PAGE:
Daily Progress, Jacksonville, TX

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May 21, 2013

New sports frontier for Jacksonville College could involve ropin’, ridin’ and (barrel) racing’

JACKSONVILLE — In the past year Jacksonville College has expanded its athletic program immensely by adding men's and women's tennis and men's and women's golf, which all successfully began play this school year, as well as soccer for both males and females — those teams are slated to take to the pitch for the first time in August.

Future expansion of the athletic menu at JC could include a sport that is often overlooked by many, but one that is tremendously popular in Texas, rodeo.

“I think rodeo is a sport that we could consider adding at some point,” Lynn Nabi, JC academic dean, said. “We are at somewhat of a standstill on what we can add now because of lack of student housing options.

“But with rodeo, students would actually be able to live off campus so that they could be near their animals to be able to care for them properly.”

Many two-year and four year colleges currently field rodeo teams that are governed by a central organization, the National Intercollegiate Rodeo Association.

Most schools compete in about 10 college rodeos annually, which are split up between the fall and spring semesters.

Other junior colleges in East Texas that field full rodeo teams at this time are Northeast Texas Community College (Mount Pleasant), Panola College in Carthage as well as Athens' Trinity Valley Community College.

Panola has 35 student athletes on its rodeo team roster, Northeast Texas numbers 31, while just over 20 are a part of the Trinity Valley delegation, so adding rodeo could be a significant shot in the arm for the school's fledging enrollment.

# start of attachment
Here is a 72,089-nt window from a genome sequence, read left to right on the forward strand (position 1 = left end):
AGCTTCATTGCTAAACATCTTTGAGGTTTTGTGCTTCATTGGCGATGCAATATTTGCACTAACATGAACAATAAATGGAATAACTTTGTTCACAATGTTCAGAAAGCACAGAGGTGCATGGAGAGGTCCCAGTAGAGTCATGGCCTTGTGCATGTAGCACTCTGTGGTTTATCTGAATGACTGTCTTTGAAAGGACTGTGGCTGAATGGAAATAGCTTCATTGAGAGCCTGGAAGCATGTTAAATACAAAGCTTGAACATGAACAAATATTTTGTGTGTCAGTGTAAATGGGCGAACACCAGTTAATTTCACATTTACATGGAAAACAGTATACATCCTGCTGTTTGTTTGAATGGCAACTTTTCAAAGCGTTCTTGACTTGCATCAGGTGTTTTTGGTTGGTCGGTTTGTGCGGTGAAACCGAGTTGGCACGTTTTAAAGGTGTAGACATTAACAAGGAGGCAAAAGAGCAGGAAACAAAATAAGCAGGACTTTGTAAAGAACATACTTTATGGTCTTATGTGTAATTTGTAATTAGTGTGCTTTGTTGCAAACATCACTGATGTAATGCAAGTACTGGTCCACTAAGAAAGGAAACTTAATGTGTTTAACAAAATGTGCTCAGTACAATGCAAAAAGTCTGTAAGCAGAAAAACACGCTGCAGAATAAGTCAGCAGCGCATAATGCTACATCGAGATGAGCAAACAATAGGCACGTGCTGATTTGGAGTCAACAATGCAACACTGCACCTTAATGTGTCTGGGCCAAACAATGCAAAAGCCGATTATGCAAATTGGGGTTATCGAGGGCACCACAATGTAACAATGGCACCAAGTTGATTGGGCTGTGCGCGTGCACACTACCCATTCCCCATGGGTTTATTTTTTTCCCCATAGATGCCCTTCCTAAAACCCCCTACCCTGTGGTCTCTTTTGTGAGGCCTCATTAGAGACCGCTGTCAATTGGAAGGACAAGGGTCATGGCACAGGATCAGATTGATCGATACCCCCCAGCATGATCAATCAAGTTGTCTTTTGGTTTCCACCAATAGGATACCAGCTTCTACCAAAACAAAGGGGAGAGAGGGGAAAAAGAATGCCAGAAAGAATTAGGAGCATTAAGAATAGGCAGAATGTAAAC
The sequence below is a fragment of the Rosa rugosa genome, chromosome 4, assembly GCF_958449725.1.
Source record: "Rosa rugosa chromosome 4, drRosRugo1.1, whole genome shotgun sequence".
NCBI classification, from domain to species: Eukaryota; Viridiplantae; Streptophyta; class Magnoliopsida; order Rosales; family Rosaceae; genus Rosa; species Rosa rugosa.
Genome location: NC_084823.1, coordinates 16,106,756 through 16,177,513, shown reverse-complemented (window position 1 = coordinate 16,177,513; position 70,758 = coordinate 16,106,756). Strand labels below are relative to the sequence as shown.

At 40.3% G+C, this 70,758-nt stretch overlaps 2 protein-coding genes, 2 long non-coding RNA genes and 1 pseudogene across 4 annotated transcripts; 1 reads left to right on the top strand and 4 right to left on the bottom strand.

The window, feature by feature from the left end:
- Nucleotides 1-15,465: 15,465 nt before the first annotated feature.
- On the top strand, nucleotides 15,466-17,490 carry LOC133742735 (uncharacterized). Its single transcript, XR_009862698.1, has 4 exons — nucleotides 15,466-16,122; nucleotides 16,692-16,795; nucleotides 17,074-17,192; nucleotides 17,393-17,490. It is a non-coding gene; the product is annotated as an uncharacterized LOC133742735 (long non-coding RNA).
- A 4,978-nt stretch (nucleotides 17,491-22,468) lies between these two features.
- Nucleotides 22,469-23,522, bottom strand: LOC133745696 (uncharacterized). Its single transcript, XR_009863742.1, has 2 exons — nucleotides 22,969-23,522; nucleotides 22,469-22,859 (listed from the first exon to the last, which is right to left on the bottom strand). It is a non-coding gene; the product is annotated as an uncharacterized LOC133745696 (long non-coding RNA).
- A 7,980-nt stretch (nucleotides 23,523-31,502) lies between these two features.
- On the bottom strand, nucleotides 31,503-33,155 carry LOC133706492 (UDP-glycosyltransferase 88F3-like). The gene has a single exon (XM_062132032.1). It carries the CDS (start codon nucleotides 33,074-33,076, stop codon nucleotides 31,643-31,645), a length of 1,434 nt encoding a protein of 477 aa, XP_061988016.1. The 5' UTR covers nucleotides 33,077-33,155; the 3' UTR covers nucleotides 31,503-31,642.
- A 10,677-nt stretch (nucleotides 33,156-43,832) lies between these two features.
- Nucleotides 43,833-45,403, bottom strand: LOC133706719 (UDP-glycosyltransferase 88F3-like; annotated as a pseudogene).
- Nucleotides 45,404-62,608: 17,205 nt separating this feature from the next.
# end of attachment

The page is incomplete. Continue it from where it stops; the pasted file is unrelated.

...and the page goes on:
The more talented student athletes could have an opportunity to compete at the four-year college level at such schools as Texas A& M, Stephen F. Austin State University and at Sam Houston State University, just to name a few..

Should rodeo come into fruition at JC, Nabi said that improvements to the Jacksonville Rodeo Arena would first need to be made.

“I think that if we (JC) were to get into rodeo, the Jacksonville  Rodeo Arena would be the logical place for our team to practice and to possibly even to host an intercollegiate rodeo,” Nabi said. “I would to see some improvements to the facility first.”

City Manager Mo Rassi said that the city is always considering options to enhance things locally.

“I think that we could partner with the rodeo association to get their input on some of the improvements that could be done to the arena,” Rassi said. “I think that the city would certainly be willing to do its part.”

Charles Dickerson, who is the vice president of the Jacksonville Rodeo Association, said that he was glad to hear JC is contemplating the possibility of adding rodeo.

“I think rodeo is a super thing for them (JC) to be looking at,” he said. “We see every year where a lot of the cowboys and cowgirls that go on to compete in the Professional Rodeo Cowboys Association (PRCA) rodeos have come up through the ranks of college rodeo. With many of these folks having participated in college rodeo, it only makes them better in their sport when they decide to turn professional.”

Dickerson also offered up another reason why rodeo could be a good fit for JC.

“You know not everyone is a basketball or tennis player,” he said. “There are a lot of young people in this area that rope, ride (rough stock) or barrel race as their sport of choice and for them to have an opportunity to compete in their sport at the college level and get a good education at the same time would be wonderful.”

 

 

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